Sunday, 14 October 2018

Apples, Blackberries and Sloes

Today’s autumn sunshine highlighted the red hawthorn berries and rose hips in the hedgerows down the lane. The blackberries were long gone but there is a good crop of navy-blue sloes. You are supposed to pick them after the first frost, which usually happens around the end of October. This year we had the first frost last month. And the sloes look ready to pick now. It is also worthy of note that the humble sloe is the origin of all plums, for these were all bred from this source.

It has been a very variable year of weather, with many cold and stormy periods but redeemed by a long, hot summer. This very variability is what makes the character of this place. You do not usually know, from one day to the next, what the weather will be like. We have to adapt to these changes. I realised this when living in California and in Queensland for a while. There the weather is very stable. Strangely enough, you can get fed up of blue skies every day. It does take a few months. But you are then longing for some winds of change and even for rainclouds to appear.

We picked blackberries from the hedges early and put them in the freezer; the crop was not as good as the previous year. Like the blackberries, our apple crop was also ready several weeks earlier than usual. We had a good crop this year of about six hundred apples from our single tree. This is roughly double what we would get in a normal year, but far short of the record which was over a thousand. The branches were heavily laden and T and I harvested them about a month ago. We laid the apples out on newspapers in the front room. There were so many it was difficult to walk around them. They gave the house a lovely harvest aroma.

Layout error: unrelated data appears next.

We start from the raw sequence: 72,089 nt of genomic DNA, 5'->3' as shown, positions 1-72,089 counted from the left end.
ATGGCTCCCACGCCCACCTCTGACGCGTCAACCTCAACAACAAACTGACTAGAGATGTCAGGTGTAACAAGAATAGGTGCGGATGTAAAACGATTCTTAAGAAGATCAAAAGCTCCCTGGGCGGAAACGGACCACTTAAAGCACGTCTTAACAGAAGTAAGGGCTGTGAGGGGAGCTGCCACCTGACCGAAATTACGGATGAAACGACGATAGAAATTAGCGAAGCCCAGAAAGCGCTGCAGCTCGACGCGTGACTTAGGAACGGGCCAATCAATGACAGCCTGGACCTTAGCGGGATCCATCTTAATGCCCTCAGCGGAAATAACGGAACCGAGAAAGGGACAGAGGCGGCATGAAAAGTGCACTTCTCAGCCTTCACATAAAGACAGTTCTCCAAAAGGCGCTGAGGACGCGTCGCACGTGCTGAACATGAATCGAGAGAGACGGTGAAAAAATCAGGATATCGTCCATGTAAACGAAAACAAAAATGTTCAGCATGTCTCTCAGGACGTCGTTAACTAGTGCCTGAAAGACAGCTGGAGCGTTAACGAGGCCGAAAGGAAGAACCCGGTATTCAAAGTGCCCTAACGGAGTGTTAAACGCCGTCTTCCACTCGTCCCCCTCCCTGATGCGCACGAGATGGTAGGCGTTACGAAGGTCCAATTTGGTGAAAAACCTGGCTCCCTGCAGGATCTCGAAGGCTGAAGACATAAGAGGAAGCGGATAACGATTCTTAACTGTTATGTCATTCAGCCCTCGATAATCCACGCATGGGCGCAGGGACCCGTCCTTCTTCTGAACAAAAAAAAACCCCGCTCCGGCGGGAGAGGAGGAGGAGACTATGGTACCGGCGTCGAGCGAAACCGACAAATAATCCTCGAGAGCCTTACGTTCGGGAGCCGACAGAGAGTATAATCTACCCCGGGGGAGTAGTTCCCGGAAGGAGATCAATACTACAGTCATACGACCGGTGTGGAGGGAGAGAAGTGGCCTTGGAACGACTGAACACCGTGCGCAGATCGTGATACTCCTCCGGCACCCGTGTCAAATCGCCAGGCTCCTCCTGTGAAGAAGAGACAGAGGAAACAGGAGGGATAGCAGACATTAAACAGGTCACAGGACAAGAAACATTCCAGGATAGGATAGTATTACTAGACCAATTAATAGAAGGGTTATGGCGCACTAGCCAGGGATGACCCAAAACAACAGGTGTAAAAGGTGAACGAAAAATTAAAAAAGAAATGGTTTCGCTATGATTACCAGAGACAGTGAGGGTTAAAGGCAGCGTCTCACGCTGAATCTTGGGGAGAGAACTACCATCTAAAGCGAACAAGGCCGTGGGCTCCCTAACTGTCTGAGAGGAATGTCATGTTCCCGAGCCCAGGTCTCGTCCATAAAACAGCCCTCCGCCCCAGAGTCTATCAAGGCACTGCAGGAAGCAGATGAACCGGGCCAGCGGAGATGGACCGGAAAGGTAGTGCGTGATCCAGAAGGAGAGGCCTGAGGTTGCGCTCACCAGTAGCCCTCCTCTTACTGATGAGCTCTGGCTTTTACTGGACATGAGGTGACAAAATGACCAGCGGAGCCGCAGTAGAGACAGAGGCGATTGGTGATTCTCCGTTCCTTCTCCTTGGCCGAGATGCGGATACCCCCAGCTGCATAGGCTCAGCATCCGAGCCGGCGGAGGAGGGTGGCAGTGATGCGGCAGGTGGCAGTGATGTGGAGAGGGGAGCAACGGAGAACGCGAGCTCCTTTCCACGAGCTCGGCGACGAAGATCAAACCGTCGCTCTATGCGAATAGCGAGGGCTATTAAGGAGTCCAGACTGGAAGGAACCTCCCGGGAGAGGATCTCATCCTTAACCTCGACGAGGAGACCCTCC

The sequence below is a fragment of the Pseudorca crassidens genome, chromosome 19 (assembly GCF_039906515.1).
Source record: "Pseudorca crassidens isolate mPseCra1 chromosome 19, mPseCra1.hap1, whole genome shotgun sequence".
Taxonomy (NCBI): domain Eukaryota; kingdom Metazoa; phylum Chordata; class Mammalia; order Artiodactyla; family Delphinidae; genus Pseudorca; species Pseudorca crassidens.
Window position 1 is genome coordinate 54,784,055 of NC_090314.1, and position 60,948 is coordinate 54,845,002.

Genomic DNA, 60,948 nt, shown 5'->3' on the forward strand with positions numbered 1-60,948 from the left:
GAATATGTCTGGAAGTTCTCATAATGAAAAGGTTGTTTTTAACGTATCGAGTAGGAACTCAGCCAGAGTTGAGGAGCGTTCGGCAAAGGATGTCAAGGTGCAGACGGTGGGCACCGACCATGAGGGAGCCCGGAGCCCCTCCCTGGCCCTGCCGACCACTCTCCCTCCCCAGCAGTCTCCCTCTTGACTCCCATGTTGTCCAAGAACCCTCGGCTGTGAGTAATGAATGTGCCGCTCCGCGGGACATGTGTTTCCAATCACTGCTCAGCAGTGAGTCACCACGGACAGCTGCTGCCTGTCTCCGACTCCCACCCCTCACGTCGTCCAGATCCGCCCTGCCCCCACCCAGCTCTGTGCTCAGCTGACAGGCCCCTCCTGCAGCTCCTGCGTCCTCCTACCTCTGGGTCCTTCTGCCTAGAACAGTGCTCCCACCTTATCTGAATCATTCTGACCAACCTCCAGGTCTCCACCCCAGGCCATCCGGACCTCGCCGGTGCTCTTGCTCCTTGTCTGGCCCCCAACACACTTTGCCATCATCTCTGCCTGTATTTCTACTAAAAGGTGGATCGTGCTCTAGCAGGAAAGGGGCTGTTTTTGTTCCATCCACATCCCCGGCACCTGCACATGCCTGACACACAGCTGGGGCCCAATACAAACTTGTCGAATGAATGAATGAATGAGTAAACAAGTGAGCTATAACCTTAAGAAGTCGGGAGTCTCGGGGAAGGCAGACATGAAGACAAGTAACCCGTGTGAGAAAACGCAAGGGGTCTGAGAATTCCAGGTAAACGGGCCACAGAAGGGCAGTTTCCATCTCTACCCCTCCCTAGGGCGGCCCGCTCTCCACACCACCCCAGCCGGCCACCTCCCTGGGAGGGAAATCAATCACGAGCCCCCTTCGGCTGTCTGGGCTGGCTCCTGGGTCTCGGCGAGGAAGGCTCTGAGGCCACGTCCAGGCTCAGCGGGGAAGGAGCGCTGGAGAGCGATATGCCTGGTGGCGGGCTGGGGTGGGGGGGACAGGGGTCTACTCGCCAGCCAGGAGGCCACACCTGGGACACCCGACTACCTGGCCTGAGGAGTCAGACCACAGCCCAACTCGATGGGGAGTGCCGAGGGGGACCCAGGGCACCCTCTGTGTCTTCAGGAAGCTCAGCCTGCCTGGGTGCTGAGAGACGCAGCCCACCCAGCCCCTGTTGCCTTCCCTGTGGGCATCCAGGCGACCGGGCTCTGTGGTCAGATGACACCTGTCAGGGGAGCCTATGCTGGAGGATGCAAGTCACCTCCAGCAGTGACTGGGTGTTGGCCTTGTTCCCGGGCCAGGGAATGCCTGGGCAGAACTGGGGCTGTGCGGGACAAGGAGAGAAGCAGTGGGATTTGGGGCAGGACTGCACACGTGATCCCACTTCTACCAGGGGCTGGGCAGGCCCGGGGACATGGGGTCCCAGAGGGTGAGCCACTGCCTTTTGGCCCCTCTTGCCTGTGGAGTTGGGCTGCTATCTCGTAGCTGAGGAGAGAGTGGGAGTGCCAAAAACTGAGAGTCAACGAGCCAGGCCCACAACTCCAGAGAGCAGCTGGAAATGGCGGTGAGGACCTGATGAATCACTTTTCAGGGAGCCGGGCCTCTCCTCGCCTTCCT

I don’t know the variety of the apple, as the tree was planted by a previous owner of the house. They are crisp and juicy but they don’t keep well. We have given away plenty of bagfuls to friends and neighbours. I suppose we might have eaten about a third of them. Latterly they have become somewhat faded and wrinkly so we have been cooking them into apple pies and latterly apple and blackberry crumble (see pic). We only have about fifty apples left.

I make sloe gin each year. I can usually harvest enough sloes from the hedges in and around our garden. The picking of the new crop of sloes is the sign to decant last year’s crop. A year ago I’d filled several large bottles with sloes, sugar and gin and left them to mature, shaking them from time to time. They have been sitting in the hot press since then. I strain the sloe gin through muslin and funnel it into screw-cap wine bottles. Then I reuse the old bottles for the new crop of sloes. Sloe gin is a lovely liqueur. It tastes very akin to tawny port and ages well. It also gives a great flavour to trifle. The new sloe gin is normally ready by Xmas, but I prefer to mature it until autumn comes round again.




Monday, 1 October 2018

Squirrel

We have acquired a cat. Perhaps, I should say, he has acquired us. He is small and ginger and seems to be about a year old. He has identical markings to our previous cat, Cyril, who disappeared just over a year ago. So we have dubbed him Son of Cyril, in short, Squirrel. Over a relatively short time, he has become a fixture in our lives.